A woman who led the fight to prove child welfare services discriminated against First Nations children received a standing ovation at the University of Winnipeg, where she received an honorary doctorate on Friday.
Cindy Blackstock worked on the issue for nine years, fighting the federal government. Last year, she notched a victory when the Canadian Human Rights Tribunal found the government failed to provide the same quality of child welfare services to reserves as it did elsewhere.
Her speech at Friday's convocation ceremony was not a celebration. It was a call for tomorrow's educators, theologists, and those working in the kinesiology field to stand up for children.
"We're not going to give up until these kids have a great childhood," said Blackstock.
Blackstock's dream is that indigenous children don't have to grow up recovering from their childhoods, don't have to spend their childhoods fighting for justice, and are respected for who they are.
"I have a dream for non-indigenous children too, and that's that they grow up in a country where they never have to say they're sorry," she said.
She also urged graduates to follow the less complacent path—the one that calls to them, but isn't lined with the comfort of home and family.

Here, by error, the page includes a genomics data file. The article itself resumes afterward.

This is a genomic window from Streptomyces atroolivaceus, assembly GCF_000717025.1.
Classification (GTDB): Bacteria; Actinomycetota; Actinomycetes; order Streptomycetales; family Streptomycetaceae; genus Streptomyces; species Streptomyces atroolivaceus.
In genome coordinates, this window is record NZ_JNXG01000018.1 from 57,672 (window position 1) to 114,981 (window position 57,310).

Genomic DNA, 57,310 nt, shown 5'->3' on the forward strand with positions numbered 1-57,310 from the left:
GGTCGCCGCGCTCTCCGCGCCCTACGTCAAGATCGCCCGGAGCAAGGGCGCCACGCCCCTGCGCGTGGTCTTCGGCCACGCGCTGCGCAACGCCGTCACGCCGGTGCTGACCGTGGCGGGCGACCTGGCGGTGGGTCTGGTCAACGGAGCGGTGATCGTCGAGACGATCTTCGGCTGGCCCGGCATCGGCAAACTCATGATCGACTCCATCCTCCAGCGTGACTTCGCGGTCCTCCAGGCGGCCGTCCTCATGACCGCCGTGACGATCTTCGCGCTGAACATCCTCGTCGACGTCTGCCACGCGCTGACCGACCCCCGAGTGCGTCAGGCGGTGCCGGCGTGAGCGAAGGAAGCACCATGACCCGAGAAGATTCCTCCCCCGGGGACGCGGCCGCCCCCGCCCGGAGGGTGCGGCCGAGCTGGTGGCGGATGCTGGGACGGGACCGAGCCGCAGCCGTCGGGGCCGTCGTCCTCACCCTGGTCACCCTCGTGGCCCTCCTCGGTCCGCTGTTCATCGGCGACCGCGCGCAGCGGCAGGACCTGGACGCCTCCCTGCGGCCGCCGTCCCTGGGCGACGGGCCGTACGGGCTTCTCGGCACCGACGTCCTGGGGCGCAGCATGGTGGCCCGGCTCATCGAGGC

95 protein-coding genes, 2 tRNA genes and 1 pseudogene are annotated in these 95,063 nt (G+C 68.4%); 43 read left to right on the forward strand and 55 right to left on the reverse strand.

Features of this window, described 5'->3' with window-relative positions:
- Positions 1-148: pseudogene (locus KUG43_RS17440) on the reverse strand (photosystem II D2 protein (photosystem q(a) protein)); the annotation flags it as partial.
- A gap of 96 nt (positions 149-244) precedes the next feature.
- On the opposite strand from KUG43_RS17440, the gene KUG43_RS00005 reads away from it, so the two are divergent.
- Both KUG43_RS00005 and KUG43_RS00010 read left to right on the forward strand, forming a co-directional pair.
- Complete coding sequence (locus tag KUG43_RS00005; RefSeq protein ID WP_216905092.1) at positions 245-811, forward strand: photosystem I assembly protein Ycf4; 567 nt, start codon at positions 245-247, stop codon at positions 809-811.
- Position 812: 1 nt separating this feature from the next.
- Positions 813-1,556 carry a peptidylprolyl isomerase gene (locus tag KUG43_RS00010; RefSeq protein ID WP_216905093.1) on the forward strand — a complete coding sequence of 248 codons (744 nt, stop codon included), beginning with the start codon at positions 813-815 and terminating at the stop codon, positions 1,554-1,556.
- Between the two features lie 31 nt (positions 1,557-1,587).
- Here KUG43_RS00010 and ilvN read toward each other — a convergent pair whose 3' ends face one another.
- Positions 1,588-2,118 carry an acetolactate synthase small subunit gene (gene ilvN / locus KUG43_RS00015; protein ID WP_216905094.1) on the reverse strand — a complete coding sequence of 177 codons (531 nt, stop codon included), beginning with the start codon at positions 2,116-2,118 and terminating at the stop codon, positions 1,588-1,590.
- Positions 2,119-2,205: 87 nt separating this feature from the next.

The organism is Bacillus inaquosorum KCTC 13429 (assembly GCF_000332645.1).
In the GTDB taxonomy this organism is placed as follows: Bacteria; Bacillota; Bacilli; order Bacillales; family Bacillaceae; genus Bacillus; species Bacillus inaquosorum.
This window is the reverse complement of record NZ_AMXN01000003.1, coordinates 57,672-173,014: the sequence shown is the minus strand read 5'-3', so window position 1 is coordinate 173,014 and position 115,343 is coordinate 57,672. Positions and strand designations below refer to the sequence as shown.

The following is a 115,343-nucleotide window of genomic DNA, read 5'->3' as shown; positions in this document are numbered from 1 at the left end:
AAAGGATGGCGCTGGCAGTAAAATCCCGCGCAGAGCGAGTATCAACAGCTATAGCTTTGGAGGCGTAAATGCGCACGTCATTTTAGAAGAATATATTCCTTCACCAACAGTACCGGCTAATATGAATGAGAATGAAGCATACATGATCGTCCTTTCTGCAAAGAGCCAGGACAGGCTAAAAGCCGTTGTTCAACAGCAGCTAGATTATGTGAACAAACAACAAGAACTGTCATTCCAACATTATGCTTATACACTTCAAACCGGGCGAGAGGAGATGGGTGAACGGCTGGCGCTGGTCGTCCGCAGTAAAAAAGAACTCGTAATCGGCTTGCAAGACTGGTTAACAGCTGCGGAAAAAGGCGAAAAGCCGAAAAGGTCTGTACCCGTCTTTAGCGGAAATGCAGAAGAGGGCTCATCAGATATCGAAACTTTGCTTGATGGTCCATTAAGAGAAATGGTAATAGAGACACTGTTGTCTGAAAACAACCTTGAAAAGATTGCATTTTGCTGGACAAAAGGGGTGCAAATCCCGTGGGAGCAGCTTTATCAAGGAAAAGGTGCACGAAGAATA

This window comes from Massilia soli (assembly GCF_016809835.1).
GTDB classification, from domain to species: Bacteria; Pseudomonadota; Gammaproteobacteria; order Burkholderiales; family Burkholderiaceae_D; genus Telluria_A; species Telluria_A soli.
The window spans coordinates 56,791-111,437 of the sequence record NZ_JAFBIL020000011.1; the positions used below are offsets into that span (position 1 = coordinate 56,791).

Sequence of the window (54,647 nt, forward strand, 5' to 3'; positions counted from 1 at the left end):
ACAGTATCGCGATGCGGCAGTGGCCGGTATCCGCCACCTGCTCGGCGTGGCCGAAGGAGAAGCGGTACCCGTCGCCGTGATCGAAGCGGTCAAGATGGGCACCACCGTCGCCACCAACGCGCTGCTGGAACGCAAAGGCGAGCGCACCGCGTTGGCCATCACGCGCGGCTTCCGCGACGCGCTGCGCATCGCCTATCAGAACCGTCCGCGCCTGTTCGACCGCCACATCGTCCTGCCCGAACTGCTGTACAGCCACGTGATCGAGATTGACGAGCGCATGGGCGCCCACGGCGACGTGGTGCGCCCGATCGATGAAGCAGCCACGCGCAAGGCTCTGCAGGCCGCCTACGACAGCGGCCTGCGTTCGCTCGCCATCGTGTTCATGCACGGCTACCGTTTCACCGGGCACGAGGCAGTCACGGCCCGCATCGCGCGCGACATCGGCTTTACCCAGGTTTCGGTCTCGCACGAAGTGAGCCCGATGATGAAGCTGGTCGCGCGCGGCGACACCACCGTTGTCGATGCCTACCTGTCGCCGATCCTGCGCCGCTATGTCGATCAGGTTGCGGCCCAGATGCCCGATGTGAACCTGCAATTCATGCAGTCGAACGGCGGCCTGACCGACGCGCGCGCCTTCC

When Blackstock graduated with her bachelor's degree in psychology, she was a timid public speaker and she hoped to find a routine job where she didn't have to talk to many people.
"I'll get a job in the middle of the pack, and for awhile I did just that... but there was the dream that life had for me," she said Friday, her voice strong and clear, her eyes never looking down to her notes.
Blackstock went on to get two masters degrees, one in management and one in jurisprudence, and a PhD in social work.
She's currently the executive director of the First Nations Child and Family Caring Society of Canada and professor of social work at McGill University.
Blackstock dedicated the honorary degree to Jordan Anderson, an indigenous child who died in hospital in 1999 while the province and feds argued for two years over who would pay for his home care.
Blackstock's fight for equality for indigenous children is not over. She recently pushed the government to abide by the ruling the tribunal made last year.
"We're inching our way forward, but we're not there yet," she said.
Blackstock's case against the federal government has become the topic of the documentary We Can't Make the Same Mistake Twice by Alanis Obomsawin. It premiered at the Toronto International Film Festival in 2016.